And if you have time to think ahead, it’s a great idea to stock up on local produce as gifts for families and friends. A hamper of goodies is a wonderful way to say thank you to a special friend for help during the year, and an over-worked host or hostess will welcome a carefully selected basket of treats, if you are going to others for the big day
Roast pork with apple mint sauce and ginger sweet potatoes Dauphinoise
It’s when you try a classic roast joint that the difference in flavour and texture of really good local pork more than comes into its own. The aroma of the meat cooking will tell you that this is something special; served with my take on apple sauce and a ginger-infused sweet potato Dauphinoise, there is nothing better for a Christmas meal with a difference. The potato dish also goes really well with any rich meat such as goose or duck, and makes a good main dish for vegetarians with the addition of some goat’s cheese scattered through the potato layers. Last year I cooked a gammon on Christmas eve and served it with this sweet potato dish and braised red cabbage – I think it was one of the best meals I’ve ever cooked!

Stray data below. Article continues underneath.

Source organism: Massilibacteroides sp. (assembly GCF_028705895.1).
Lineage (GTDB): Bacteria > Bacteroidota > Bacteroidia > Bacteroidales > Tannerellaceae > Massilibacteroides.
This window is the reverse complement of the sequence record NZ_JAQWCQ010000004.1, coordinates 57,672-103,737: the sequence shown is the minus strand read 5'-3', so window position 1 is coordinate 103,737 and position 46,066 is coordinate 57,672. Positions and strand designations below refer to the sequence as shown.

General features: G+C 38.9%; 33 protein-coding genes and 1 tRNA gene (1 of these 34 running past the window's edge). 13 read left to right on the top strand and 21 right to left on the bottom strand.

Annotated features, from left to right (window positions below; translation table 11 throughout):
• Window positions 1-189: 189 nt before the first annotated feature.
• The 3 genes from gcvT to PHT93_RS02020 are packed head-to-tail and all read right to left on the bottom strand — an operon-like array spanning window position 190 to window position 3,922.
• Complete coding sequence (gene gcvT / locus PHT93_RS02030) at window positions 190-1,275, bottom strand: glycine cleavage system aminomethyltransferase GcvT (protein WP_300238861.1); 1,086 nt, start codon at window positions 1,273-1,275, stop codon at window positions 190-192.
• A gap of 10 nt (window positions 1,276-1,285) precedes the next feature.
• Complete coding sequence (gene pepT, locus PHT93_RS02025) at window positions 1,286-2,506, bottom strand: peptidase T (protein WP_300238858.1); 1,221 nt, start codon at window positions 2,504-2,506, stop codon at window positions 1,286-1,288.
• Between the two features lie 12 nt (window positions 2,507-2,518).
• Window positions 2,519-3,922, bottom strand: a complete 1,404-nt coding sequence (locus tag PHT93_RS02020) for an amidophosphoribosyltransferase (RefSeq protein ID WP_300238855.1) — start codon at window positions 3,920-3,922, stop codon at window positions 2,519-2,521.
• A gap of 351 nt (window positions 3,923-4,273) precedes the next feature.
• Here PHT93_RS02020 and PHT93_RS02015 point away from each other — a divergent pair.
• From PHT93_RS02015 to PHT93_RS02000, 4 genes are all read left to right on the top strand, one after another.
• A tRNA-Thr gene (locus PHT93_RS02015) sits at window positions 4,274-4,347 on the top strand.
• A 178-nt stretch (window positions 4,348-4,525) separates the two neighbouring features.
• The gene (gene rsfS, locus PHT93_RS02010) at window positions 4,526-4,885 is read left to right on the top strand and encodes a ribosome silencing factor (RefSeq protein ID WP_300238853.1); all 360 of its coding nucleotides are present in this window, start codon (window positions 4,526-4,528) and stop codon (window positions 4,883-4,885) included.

Serves 8/Prep 15 mins/Cook (see recipe) 2 – 3 hours
2 – 3 kg joint of locally produced free-range pork (shoulder, leg or loin)
coarse sea salt
2 tbsp plain flour
large splash white wine (about a small glass full)
600 – 800 ml vegetable cooking water or chicken stock
1 tsp English mustard
freshly ground black pepper
For the sauce
3 medium cooking apples (Bramley or I use James Grieve from my garden), peeled, cored and sliced
2 – 3 tbsp sugar to taste
3 tbsp chopped fresh mint
1 Remove the pork joint from the fridge an hour in advance to let the meat come to room temperature. Preheat the oven to 220C gas 7. Pat the skin of the pork dry with kitchen paper then rub well with salt. Place in a roasting tin, skin side up.
2 Roast for 30 minutes then turn down the oven to 170C gas 3 and cook for 25 minutes per 500g until the meat juices run clear when the joint is pierced with a skewer. While the meat is cooking, make the apple sauce. Place the apple slices in a small pan with the sugar and cook gently until the apples break down. Stir in the mint and add more sugar to taste.